A Bird of Beauty
The life of Edith Piaf, and the redemption of suffering
At first glance, it appears true beauty always eluded Edith Piaf. At just one and a half metres in height, with the slight figure of a waif, the French chanteuse was never acclaimed for her looks, and her 28-year career never rested on visual glamour. And yet, she rose to international adoration. When she raised her voice in song, the swallows returned in shame; and it was indeed fitting, since her life was so closely entwined with birds. It was birds that would prove to be the metaphor that accompanied her through life.
The true and tested cliche of rags to riches finds no better example than in the ascension of Edith Piaf, who was born to a street-singer mother and street-acrobat father at the height of the First World War. Her father was in fact fighting at the front when her mother, Line Marsa, couldn’t reach the hospital in time to give her birth. Edith Giovanna was thus born on a December sidewalk in the Menilmontant neighbourhood of Paris.
Upon returning from war, Louis Gassion, Edith’s father, found his wife fighting an impossible battle with alcoholism. To save his daughter, he brought her to stay with his own mother, a madame who ran a brothel in Normandy. There, Edith was to spend the first years of childhood surrounded by a plethora of mothers, in the absence of her own. It was also there that from the ages of five to seven she was blinded by a severe case of conjunctivitis. Once cured, her eyes could no longer shield her from her depraved surroundings, so her father took her back with him, to perform on the streets.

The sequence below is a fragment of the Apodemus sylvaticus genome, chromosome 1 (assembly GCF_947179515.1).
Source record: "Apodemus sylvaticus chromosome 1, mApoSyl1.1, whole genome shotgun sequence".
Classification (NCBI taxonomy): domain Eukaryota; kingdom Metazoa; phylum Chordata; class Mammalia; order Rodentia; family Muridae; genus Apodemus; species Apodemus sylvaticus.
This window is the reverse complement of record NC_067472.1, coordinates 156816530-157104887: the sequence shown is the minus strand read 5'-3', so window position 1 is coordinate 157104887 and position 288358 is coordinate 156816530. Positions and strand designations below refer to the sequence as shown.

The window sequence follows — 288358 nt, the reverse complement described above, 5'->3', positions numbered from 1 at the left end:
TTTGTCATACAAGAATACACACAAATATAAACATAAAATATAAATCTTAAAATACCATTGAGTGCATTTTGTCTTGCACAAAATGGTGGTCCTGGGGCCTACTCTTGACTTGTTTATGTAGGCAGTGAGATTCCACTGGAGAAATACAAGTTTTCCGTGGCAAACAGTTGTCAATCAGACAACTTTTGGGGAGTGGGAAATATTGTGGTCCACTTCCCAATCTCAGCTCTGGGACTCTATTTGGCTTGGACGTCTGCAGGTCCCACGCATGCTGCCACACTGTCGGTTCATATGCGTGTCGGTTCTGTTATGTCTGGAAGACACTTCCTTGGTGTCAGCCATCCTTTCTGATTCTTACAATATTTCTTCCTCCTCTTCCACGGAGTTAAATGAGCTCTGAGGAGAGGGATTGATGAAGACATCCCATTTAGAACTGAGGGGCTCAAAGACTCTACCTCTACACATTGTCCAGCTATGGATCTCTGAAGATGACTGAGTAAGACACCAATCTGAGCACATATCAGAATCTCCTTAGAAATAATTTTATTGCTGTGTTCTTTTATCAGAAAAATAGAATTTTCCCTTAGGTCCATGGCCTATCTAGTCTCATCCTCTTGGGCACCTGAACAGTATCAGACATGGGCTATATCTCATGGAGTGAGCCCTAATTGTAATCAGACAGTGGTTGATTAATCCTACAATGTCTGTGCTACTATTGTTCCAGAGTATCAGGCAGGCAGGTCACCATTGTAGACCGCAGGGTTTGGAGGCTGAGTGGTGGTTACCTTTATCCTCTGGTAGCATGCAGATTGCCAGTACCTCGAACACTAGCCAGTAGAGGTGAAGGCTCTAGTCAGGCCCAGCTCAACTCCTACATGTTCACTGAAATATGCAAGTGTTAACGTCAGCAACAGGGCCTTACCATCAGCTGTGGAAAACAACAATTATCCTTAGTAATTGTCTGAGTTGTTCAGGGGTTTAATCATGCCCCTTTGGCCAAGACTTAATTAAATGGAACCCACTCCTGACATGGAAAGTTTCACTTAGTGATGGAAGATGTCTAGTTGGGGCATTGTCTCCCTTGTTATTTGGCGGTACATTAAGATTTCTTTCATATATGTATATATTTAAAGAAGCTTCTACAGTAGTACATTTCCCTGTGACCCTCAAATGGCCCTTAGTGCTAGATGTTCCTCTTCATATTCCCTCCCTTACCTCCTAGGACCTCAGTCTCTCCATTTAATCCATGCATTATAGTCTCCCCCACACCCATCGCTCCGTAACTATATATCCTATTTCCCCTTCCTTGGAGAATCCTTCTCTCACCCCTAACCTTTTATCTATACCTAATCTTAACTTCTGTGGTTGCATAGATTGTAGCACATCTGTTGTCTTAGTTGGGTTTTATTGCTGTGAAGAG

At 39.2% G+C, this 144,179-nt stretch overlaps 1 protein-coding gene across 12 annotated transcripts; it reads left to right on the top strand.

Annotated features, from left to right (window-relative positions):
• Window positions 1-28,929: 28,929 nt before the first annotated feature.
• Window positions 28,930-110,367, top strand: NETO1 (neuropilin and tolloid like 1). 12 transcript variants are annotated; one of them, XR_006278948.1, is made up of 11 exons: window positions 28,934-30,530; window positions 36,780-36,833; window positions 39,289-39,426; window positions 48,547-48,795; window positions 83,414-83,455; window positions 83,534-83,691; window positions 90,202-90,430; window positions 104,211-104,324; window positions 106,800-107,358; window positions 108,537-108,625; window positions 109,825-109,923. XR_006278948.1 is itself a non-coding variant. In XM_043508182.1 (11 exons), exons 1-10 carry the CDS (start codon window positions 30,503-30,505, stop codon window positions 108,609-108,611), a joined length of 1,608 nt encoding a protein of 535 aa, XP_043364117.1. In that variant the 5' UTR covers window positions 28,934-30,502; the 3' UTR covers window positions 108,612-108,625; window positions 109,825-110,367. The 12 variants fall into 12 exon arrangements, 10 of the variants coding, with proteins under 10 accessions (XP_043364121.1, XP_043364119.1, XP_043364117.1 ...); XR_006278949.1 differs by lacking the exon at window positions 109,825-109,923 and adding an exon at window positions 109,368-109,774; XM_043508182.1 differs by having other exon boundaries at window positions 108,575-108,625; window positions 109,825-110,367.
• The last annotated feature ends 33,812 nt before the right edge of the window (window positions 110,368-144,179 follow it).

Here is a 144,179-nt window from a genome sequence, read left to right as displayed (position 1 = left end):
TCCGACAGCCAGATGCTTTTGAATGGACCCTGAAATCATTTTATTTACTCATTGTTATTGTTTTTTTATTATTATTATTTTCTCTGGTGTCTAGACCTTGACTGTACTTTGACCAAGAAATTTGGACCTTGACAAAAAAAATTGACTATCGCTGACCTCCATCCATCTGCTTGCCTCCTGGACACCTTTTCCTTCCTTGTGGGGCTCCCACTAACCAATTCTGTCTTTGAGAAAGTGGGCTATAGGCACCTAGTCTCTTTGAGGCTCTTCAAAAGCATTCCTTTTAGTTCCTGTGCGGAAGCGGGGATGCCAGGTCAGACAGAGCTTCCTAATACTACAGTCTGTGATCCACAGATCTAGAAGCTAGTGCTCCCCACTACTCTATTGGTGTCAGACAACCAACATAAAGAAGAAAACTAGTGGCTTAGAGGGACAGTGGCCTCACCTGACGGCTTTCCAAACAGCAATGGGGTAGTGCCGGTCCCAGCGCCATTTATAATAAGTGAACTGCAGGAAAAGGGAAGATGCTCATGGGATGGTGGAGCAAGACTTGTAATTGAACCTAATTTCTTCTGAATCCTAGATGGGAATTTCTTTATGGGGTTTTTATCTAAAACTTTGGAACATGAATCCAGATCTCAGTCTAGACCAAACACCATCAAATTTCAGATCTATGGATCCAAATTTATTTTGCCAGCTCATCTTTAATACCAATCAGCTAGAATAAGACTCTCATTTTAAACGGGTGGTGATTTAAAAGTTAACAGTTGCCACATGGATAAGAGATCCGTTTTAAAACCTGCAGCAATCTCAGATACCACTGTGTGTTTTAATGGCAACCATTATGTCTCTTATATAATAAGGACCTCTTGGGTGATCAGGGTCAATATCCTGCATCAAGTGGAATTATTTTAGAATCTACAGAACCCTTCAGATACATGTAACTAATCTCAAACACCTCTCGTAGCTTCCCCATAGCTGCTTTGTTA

By age fifteen, she was living by herself, earning a living by singing on the trottoirs of the poorer districts of Paris. A first love left her with a child at seventeen, but the little Marcelle died two years later from tuberculosis, leaving a wound that never healed for Edith.
It was a chance meeting that led to the first bird figure in Edith’s life. A cabaret impresario recognised a glimmer of talent in this street singer with the bold demeanour emanating from a fragile frame. He invited her to a milieu of darkness and spotlights and microphones, finally leaving behind a start to life comparable to Victor Hugo’s Cosette. The harsh lifestyle she had been leading formed Edith into an emaciated figurine, with dark frizzy hair, large eyes, porcelain skin and delicate fingers. Recognising the need for a name of artistic stature, piaf was chosen from the Parisian argot’s appellation of sparrows, reflecting her humble appearance. Edith would be no swan, no peacock, but a sparrow.